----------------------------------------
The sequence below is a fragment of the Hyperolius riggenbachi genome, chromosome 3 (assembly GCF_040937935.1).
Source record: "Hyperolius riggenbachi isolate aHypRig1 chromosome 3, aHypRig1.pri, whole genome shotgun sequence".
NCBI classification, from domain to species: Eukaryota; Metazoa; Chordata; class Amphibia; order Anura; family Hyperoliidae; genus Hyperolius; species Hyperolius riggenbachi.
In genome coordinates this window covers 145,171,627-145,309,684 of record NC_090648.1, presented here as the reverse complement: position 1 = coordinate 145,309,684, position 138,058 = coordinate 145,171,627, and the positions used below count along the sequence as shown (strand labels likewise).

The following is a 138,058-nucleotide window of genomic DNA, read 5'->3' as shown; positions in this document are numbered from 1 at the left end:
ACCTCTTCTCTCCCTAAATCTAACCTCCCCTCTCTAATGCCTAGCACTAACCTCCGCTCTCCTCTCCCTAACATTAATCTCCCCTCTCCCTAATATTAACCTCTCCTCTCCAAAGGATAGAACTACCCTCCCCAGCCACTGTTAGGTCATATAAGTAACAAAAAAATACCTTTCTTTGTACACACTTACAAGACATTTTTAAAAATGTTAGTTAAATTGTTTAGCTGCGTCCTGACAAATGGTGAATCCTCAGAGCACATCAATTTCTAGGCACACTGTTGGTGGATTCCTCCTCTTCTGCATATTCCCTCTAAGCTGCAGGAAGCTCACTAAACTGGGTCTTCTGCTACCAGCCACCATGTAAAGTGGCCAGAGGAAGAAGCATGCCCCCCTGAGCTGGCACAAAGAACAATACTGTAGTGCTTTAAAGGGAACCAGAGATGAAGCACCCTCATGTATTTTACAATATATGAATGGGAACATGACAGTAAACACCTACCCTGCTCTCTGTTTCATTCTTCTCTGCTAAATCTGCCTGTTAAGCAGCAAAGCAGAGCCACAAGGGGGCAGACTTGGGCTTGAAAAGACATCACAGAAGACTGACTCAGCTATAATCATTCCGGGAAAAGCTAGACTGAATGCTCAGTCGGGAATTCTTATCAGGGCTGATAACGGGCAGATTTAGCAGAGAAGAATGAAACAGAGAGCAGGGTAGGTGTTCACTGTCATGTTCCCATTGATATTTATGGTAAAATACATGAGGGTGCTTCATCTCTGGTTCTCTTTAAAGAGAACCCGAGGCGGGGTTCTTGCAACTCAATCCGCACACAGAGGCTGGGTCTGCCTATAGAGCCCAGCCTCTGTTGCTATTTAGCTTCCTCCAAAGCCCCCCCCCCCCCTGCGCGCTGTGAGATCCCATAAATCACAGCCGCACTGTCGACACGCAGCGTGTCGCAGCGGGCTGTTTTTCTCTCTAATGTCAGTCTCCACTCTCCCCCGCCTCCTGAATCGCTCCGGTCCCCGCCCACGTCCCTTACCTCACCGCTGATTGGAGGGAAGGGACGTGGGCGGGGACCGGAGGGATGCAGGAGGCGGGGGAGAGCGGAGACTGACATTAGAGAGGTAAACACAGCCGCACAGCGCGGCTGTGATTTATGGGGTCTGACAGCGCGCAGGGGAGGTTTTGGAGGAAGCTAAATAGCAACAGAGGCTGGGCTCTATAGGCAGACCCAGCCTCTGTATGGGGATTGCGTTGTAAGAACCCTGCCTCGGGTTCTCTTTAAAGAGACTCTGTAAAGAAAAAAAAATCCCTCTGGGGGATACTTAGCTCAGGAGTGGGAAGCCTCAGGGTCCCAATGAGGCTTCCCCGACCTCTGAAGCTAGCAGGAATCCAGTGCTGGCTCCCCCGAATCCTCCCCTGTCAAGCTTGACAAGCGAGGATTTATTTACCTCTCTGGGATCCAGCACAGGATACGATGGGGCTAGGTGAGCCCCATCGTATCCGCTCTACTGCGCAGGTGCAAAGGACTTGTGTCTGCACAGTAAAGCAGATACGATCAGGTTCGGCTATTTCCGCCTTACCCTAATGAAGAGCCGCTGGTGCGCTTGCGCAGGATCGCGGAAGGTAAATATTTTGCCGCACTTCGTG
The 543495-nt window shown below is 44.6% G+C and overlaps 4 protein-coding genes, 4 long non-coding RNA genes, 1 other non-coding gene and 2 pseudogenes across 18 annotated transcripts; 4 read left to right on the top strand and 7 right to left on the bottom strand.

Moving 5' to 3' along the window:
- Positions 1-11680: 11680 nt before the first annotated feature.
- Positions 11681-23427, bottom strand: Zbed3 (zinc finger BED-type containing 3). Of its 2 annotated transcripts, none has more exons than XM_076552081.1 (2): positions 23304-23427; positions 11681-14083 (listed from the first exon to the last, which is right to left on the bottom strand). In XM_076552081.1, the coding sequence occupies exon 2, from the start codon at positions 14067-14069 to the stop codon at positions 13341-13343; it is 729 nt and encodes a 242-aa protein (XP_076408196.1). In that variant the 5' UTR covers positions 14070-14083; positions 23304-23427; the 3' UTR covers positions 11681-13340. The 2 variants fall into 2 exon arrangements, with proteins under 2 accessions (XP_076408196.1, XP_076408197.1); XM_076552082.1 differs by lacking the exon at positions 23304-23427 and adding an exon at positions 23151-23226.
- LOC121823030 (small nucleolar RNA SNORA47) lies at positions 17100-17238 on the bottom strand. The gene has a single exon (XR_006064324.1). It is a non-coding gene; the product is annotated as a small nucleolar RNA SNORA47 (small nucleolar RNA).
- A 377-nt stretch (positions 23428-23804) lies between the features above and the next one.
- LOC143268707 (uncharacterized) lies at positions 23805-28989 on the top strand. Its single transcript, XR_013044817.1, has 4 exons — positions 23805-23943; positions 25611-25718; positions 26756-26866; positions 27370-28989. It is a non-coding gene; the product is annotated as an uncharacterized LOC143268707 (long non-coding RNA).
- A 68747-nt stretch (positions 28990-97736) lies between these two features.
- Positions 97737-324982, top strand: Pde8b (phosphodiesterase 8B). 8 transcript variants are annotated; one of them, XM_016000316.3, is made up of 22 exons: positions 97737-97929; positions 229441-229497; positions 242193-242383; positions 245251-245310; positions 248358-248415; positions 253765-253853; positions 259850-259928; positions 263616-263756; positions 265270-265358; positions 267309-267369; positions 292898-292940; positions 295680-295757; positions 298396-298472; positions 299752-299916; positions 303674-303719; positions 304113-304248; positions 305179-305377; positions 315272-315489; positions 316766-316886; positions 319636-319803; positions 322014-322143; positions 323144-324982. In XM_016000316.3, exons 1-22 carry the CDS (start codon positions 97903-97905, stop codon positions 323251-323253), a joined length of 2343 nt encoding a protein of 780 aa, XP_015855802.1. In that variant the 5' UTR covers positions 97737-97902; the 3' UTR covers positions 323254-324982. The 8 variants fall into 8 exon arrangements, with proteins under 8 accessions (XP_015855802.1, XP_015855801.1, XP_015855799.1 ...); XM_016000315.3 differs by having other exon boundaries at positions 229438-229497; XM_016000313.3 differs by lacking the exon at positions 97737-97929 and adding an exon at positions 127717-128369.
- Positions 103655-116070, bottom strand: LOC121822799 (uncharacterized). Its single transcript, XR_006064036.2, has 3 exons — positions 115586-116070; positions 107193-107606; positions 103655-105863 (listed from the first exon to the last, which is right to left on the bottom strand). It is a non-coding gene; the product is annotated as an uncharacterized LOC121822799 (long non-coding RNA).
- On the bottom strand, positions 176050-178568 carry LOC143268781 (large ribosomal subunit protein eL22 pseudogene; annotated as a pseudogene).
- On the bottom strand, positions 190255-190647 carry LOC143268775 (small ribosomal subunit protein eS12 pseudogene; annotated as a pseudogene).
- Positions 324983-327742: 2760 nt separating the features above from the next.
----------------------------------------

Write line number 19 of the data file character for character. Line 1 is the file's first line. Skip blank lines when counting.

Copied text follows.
- Positions 324983-327742: 2760 nt separating the features above from the next.